The company anticipates closing about 36 of the 200 remaining Kmart stores, according to a business plan filed with the court last week by a top executive of Sears Chairman Eddie Lampert’s hedge fund. The court is determining this week whether to accept Lampert’s $5.2 billion offer to rescue the bankrupt company.
Sears’ stores are sitting on valuable real estate. The plan estimates that real estate sales will generate $200 million a year through 2021. Those sales will be a key way the “new” Sears would pay off debt.
Lampert insists he wants to buy the company because he believes a smaller Sears with less debt can be profitable and competitive.
Asked about the projections of future store closings, a spokesman for his hedge fund said the a revamped Sears would rely on a “meaningful network” of stores.
“We intend for the new company to operate as many Sears and Kmart stores as reasonably possible, including new smaller stores that emphasize our stronger capabilities. Continuing to operate a meaningful network of stores is essential to achieving our goal of returning Sears to profitability,” the spokesman said.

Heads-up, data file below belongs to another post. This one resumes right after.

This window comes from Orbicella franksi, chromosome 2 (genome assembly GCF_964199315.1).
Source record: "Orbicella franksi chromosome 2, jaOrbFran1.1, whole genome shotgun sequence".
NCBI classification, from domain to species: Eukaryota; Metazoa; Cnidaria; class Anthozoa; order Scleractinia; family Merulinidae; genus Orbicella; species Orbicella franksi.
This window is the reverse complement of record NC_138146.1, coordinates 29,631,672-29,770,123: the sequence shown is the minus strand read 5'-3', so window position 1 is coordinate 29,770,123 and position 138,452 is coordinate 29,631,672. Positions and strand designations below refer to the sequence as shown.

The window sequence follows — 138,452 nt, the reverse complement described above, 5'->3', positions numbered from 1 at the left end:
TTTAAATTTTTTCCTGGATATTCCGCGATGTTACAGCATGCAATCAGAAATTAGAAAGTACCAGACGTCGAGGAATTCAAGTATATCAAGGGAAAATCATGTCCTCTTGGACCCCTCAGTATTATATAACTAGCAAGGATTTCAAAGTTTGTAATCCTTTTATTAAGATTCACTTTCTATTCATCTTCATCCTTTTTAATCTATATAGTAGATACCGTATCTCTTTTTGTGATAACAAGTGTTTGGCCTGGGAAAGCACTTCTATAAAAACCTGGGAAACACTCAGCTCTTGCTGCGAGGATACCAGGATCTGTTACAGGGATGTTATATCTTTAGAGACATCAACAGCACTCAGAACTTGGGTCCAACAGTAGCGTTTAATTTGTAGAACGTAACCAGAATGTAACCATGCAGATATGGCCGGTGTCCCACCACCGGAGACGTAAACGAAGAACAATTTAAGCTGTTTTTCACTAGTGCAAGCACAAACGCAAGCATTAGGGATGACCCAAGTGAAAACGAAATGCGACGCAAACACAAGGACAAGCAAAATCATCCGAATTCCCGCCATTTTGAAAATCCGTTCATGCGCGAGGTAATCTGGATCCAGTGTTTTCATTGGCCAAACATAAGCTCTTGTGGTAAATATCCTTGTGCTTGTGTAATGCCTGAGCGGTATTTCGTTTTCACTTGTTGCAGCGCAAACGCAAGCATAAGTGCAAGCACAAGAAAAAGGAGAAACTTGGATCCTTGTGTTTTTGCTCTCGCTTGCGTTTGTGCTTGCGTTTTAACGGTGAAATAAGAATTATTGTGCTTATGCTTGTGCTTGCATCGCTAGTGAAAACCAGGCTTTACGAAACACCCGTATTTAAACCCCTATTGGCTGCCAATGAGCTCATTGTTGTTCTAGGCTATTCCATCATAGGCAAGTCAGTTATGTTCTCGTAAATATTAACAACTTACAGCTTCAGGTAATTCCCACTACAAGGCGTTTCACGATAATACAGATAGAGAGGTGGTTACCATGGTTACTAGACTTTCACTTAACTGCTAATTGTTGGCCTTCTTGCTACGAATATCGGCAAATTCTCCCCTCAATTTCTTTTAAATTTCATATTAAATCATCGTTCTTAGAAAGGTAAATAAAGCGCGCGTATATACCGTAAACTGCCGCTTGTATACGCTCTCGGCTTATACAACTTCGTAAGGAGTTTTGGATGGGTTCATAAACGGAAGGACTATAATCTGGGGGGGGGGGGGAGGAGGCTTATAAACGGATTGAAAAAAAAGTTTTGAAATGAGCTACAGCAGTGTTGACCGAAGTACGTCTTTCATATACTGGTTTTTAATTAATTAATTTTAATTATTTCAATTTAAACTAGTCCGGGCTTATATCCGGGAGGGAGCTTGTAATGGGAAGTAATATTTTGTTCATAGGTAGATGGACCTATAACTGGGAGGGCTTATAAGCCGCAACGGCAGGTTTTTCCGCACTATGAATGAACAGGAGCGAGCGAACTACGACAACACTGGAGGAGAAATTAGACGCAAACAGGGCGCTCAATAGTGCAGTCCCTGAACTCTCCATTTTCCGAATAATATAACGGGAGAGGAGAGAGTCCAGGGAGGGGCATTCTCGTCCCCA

But other experts suggest that Lampert only wants to keep the company going as part of a plan to sell off real estate, slowly and steadily, as a way of maximizing the money he can get from his investment.
Lampert managed the company since 2005 as if it were a slow-motion liquidation, said Philip Emma, analyst with Debtwire and an expert in retail bankruptcies.
Keeping Sears open means Lampert could continue that strategy.
“He benefits from maintaining the controlled liquidation,” said Emma.
Sears has been slashing and selling for years.
The company had 3,500 US stores and more than 300,000 employees when Sears and Kmart merged in 2005. Last year it was down to about 1,000 stores and 89,000 employees.
Bankruptcy Court Judge Robert Drain has indicated that he would like Sears to survive if possible to save up to 45,000 jobs. But under bankruptcy law he has to decide on what’s best for those owed billions by the troubled retailer.
Sears’ creditors argue that the company is doomed to fail and want it liquidated.